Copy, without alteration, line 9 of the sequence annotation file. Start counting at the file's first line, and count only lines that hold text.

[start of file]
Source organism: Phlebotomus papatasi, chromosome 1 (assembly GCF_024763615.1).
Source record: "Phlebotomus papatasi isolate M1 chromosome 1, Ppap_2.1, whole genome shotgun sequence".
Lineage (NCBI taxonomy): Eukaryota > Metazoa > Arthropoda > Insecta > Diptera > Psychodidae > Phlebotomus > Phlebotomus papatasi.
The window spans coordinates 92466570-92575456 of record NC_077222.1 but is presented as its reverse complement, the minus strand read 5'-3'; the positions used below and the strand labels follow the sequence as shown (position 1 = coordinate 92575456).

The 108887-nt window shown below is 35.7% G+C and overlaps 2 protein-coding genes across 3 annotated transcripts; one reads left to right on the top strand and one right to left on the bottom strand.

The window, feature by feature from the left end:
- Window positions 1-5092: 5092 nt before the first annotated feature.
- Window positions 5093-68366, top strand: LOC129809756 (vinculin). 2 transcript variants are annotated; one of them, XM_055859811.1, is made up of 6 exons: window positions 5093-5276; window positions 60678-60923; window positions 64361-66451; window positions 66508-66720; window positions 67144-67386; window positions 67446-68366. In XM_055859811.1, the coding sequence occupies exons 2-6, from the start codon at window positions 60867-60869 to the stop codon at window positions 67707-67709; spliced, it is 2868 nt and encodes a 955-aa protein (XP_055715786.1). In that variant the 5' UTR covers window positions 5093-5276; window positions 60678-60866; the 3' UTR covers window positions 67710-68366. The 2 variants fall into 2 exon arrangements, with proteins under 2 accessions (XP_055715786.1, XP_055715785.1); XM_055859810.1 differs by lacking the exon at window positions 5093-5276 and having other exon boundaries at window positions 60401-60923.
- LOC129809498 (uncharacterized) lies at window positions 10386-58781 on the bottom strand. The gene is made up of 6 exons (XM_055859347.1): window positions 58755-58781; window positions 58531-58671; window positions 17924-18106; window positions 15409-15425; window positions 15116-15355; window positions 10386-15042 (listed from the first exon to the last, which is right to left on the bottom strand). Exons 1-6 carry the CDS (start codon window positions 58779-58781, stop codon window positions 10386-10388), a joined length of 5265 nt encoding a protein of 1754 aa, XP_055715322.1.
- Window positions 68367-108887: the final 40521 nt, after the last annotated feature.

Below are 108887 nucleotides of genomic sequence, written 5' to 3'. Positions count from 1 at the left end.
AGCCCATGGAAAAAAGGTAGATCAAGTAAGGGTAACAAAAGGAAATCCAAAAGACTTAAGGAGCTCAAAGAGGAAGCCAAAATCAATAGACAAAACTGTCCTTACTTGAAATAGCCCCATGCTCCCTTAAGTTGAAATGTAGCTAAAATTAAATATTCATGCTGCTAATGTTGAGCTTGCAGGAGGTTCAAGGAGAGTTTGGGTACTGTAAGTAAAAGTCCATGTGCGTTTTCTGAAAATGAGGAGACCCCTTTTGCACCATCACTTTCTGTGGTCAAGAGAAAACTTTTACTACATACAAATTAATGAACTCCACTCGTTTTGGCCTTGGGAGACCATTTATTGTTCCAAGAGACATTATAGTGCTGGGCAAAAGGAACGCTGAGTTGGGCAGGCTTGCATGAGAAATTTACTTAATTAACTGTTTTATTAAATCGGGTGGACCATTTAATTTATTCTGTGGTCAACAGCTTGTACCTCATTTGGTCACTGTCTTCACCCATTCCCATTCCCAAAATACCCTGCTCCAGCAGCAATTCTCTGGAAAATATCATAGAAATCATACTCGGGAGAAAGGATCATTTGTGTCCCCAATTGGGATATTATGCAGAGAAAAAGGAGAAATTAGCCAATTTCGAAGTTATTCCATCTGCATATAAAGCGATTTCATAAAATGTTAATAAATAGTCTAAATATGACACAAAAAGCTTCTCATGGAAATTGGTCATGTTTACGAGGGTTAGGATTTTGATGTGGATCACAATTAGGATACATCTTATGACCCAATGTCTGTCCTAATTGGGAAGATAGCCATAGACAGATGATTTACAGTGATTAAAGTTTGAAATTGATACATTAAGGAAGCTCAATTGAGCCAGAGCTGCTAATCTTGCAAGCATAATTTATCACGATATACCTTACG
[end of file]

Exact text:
- LOC129809498 (uncharacterized) lies at window positions 10386-58781 on the bottom strand. The gene is made up of 6 exons (XM_055859347.1): window positions 58755-58781; window positions 58531-58671; window positions 17924-18106; window positions 15409-15425; window positions 15116-15355; window positions 10386-15042 (listed from the first exon to the last, which is right to left on the bottom strand). Exons 1-6 carry the CDS (start codon window positions 58779-58781, stop codon window positions 10386-10388), a joined length of 5265 nt encoding a protein of 1754 aa, XP_055715322.1.